What started out small, soon grew tenfold. Half an hour before the start, just 7 players had registered for the PokerStars Championship Panama $10,300 High Roller, but when play got underway 14 players took their seats. When play wrapped up for the day after ten levels, that number grew to a staggering 98 entries, making it one of the biggest poker tournaments ever on Panamanian soil. With registration open until the start of Day 2, that number might still increase.
Sam Greenwood leads, having built his 50,000 starting stack into a 316,500 emporium. He's closely followed by Pedro Idrovo who brings 305,200 chips to Day 2 of the three-day event.
Justin Bonomo was one of the first to enter, and was also the first in the re-entry line. He doubled Stephen Chidwick up early on, running into the Brit's set to get short-stacked. Bonomo busted not much later, missing a flush draw against flopped trips. Bonomo did better on his second bullet, ending with 132,600.
While Bonomo might have been the first to go, he certainly wasn't the last. Players busted left and right, and most of them decided to buy back in. From the 101 entries, 24 are re-entries.
Contrary to the Super High Roller and the Single-Day High Roller, the field in this $10,300 High Roller was full of fresh faces we hadn't seen before this week. Still, the regulars were out in force as well and any poker fan would've loved to watch the action as some of the biggest names in poker clashed with each other.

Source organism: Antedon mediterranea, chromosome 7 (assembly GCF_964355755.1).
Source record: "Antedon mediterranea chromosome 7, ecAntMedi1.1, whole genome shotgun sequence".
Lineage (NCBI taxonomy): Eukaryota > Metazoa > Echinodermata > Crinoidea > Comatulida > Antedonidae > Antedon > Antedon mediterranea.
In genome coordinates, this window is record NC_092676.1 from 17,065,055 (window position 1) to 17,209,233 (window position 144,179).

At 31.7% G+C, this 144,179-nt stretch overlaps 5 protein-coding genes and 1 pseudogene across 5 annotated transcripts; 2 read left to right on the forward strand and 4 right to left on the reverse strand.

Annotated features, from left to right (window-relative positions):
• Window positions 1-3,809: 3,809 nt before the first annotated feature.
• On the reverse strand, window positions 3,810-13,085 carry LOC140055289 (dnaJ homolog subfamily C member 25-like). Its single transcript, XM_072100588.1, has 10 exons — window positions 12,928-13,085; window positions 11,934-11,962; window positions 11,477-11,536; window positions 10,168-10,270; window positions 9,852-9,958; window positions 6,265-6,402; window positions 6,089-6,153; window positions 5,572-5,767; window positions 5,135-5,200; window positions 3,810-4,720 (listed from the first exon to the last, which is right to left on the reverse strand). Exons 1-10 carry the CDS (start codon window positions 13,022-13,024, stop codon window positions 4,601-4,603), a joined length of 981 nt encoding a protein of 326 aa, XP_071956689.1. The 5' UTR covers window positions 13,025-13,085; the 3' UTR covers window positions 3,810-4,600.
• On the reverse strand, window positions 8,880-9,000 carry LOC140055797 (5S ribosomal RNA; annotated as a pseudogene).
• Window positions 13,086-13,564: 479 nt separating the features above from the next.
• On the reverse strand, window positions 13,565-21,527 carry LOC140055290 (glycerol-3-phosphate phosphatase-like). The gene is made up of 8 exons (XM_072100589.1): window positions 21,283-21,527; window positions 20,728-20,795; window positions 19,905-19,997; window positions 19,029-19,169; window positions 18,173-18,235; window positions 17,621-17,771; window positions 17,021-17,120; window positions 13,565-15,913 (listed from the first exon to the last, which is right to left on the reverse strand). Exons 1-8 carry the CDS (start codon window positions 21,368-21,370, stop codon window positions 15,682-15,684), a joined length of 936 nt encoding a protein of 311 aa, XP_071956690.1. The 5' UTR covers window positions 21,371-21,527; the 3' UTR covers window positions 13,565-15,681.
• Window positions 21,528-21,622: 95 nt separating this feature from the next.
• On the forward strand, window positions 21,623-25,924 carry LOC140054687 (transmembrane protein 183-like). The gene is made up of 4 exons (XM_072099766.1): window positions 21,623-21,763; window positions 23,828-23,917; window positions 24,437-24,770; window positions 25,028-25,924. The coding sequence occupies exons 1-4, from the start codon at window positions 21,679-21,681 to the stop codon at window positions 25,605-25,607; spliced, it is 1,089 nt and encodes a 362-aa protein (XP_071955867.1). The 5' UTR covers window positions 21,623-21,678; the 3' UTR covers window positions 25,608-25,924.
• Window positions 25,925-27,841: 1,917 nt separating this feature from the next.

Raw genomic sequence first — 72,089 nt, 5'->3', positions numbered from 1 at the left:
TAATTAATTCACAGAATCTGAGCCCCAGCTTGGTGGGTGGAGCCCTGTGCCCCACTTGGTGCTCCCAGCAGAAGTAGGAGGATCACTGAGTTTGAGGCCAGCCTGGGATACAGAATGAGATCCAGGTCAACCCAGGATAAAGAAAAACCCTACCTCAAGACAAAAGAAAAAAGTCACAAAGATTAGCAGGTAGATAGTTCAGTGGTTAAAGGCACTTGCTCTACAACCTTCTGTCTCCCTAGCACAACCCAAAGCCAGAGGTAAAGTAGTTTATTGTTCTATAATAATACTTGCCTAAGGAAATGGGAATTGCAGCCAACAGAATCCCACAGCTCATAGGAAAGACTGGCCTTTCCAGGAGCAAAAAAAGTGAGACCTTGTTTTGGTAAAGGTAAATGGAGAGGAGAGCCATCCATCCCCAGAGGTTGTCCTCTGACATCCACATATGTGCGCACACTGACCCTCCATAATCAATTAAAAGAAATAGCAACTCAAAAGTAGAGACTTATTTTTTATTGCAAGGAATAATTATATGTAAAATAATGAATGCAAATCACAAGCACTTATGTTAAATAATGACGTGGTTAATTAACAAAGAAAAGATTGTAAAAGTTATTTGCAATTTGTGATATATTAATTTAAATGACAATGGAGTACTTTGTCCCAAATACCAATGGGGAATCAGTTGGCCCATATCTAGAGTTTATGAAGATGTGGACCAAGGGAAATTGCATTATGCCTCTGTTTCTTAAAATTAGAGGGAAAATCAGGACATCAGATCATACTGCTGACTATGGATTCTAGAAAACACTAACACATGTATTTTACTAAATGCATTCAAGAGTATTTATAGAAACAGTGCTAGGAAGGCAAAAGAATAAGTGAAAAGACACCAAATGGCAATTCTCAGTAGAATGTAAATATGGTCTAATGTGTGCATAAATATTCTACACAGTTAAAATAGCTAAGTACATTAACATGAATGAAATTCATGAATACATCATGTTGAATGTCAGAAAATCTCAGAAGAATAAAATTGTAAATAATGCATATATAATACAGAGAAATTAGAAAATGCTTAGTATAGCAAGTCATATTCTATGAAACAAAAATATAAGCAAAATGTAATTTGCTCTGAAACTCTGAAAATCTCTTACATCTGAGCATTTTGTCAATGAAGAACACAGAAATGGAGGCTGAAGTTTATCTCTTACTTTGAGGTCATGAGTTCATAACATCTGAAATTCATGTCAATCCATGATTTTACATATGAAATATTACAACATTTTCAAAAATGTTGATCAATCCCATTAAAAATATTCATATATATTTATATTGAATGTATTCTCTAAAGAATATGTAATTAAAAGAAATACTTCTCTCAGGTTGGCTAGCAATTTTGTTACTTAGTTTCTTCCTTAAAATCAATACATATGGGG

One of the recognizable names to enter was Felipe Ramos. The Brazilian Team PokerStars Pro ended the day with 231,400 in chips, after a long day full of action on the 'battlefelt'. First he called down Martin Jacobson with jacks and turned out to be good, later he made Kristen Bicknell's life miserable shoving the river in a big pot where Bicknell had to fold.
Ramos needed just a single bullet in this event, but his Team PokerStars Pro colleague Leo Fernandez needed two. Fernandez ended the day with 148,600 in chips.
Sam Chartier was one of the players that signed up late, and it would turn out he couldn't have found a better time to do so. In his very first hand, he doubled with aces through Daniel Dvoress' ace-king and ended the day with 104,300.
Forty-three players return tomorrow for Day 2. Blinds will start at 1,000/2,000 and buying in is possible until the start of play at noon local time. Handing over $10,300 at the cage gives you 50,000 in chips, or 25 big blinds to start the day.
PokerNews will naturally be on the floor once again with live updates from the first flop until the last river, plus photos of all the players.